How Do You Fight Spam?

from the how-good-are-your-filters? dept

While Congress wrestles with the latest plan for anti-spam legislation, plenty of people are doing their best to get around the spam problem themselves, by using various filtering technologies. Here’s an article detailing the methods that many people use – suggesting that spam filtering is pretty effective. I know it’s done wonders for me, though, it is still a pain. I use three levels of spam filtering at this point. SpamCop and SpamAssassin on the server side catches the vast majority of spam – so that I don’t even need to download it. On the client side, I use PopFile, which does a good job of sorting out the few spam messages that do go through. So, these days, I get about 200 to 250 spam messages a day, with about 10 to 15 getting through the server, and one or two making it into my inbox. On the whole, that’s pretty manageable. Of course, the amount of spam has increased tremendously in the past few months (it had held steady at 100 messages/day for a while) – and I do wonder how well the filters will hold up under greater loads. Still, it’s interesting to see what other solutions people have put together to push away the spam.

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Comments on “How Do You Fight Spam?”

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LittleW0lf says:

Re: Re: No Subject Given

None of those solutions trashes the email completely, but by setting it all aside, I can scan them all pretty quickly and (hopefully) spot any false positives.

And how many false positives do you see? I may get one a week, or even one a month. Seems like a system to forward the headers to the user may be better than having the administrator review them…I haven’t seen any system that does this (and is open source.) May have to build one…

Mike (profile) says:

Re: Re: Re: No Subject Given

Not too many… I’d say maybe one or two a month. However, last night, I went through a week’s worth of spam (nearly 2,000) and *luckily* caught two messages (the only two false positives) from a friend who is coming to visit this weekend, and was probably getting annoyed that I hadn’t responded to any of her emails arranging plans.

LittleW0lf says:

Re: Re: Re:2 No Subject Given

However, last night, I went through a week’s worth of spam (nearly 2,000) and *luckily* caught two messages (the only two false positives) from a friend who is coming to visit this weekend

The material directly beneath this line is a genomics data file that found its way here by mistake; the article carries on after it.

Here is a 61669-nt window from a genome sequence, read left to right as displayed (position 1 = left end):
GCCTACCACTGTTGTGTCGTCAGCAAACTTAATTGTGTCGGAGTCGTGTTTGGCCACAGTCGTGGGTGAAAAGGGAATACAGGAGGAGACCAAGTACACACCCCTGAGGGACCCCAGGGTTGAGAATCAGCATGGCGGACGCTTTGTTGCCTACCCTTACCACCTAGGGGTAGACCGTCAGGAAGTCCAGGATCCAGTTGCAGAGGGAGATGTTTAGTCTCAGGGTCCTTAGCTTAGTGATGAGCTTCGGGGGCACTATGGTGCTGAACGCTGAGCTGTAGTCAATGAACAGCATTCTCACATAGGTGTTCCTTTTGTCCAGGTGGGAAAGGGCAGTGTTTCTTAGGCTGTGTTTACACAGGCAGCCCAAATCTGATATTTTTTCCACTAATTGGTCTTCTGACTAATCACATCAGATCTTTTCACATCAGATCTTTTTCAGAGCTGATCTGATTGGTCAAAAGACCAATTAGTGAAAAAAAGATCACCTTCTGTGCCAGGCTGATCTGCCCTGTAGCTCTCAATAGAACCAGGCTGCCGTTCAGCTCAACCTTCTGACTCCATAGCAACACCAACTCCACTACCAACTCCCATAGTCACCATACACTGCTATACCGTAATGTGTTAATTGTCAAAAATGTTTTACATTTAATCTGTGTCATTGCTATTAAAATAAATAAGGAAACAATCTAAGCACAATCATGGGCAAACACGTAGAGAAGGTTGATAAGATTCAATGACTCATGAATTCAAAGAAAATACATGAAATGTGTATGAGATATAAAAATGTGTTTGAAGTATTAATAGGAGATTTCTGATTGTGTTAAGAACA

Good catch…

I have noticed that SPAM Assassin tends to not like Hotmail and some of the other “Freemail” services. Manditory capital punishment of career SPAMmers should eleviate this problem…if only I could dream for a moment.

Anyone know of an open source SPAM program which sends summaries of SPAM to users instead of the whole email? I am looking for a program like SPAM Assassin which captures SPAM and holds it, sending a summary of the suspected SPAM to the user and asks them to reply if they think it is a real email that should be sent through. Right now, I sort all SPAM into an email account, and then look through the SPAM occasionally to see if it may have been misidentified. If I see any, I forward it on to the intended recipient, but I’d much rather not have to subject myself to violating my user’s privacy, and would like to give them the opportunity to review their own SPAM instead. My users would do it, but only if the headers/summaries were sent.

Beck says:

Check Them All Anyway

It seems that even with spam filtering you still end up scanning through all of the spam to make sure that there are no false positives.

I purchased a domain a couple of years ago to use for personal email but I haven’t started using it because I’m afraid my personal address will become known by spammers, and once they have it you’re done.

I try to use disposable addresses and keep a good address for personal correspondence, but all it takes is one friend to do the “email to a friend” feature on the wrong web site and you’re done.

Beck says:

Fighting Spam

I have read that there are a relatively small number of spammers who are responsible for the majority of all spam. Maybe the fight against spam needs to become more literal. if the CIA or some branch of the Special Forces went after these spammers I think the problem could “go away” pretty quickly. I think maybe three or four well publicized “operations” would convince the surviving spam merchants to find a new vocation.

Any objections? …Didn’t think so.

Father Dan (user link) says:

Cloudmark is the Undisputed Champion if Spam Fight

check out – read this techdirt post this morning and am just getting around to replying right now, funny – but Cloudmark is being interviewed on TechTV as I write this and TechTV said (sic) “You have the best and most unique way of working . . . .” — Try Cloudmark, you’ll love it.

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